If you think you are in need of an Order of Protection you need to either contact a lawyer or the circuit clerk for your county. The circuit clerk may provide you with basic instructions and paper for filing the petition. You may also want to ask the circuit clerk for information regarding domestic violence organizations/counselors available in your county.
WHAT IS THE CHILDREN FIRST PROGRAM?
The Children First Program is required by Illinois Supreme Court Rule. This is a program for divorcing parents that addresses many family issues involved in the divorce. Please visit this website for further information regarding this program: http://children1stfoundation.org/.
MY CHILD/CHILDREN WANT TO LIVE WITH ME. CAN'T THEY JUST TELL THE JUDGE THAT?
A child does not get to decide where he or she lives until that child is 18 years old--until such time, the child/children are subject to the court's order. There is also no predetermined age at which children are allowed to speak with the judge. The judge will consider the age and maturity level of the child/children prior to deciding whether to talk to the child/children. This is not something that just happens either. One party has to make a motion and the other party has an opportunity to object. In the event the judge decides to speak with the child/children, each situation is handled differently according to the specific case and the specific judge.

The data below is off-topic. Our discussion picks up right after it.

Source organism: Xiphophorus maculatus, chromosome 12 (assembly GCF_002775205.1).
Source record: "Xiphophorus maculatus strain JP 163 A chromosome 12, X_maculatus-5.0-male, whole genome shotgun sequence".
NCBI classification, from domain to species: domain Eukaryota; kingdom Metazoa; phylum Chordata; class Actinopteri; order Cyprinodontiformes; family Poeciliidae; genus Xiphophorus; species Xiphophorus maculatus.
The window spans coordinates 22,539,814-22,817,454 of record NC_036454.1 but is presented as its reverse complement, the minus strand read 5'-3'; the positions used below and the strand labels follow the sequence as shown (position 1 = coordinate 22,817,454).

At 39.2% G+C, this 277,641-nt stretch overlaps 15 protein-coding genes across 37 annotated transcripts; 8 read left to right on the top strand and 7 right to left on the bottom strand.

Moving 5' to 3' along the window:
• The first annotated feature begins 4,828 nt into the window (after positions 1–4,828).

WHAT DO I DO WHEN MY SPOUSE REFUSES TO FOLLOW THE COURT ORDER?
The type of court order will determine how to handle your spouse if your spouse refuses to follow the court order. If you have an order of protection and your spouse is refusing to comply with that order, then you must report that to the police. Your spouse will then be arrested and charged with the violation of the order of protection. Your spouse will have a criminal case against him/her.
If you have a civil order that your spouse is not following, such as the parenting allocation or the marital settlement agreement, then you would file a Rule to Show Cause with the court. This will force your spouse to come to court and explain why he/she is not obeying the court's order. The court will decide how to handle your spouse and the refusal to comply.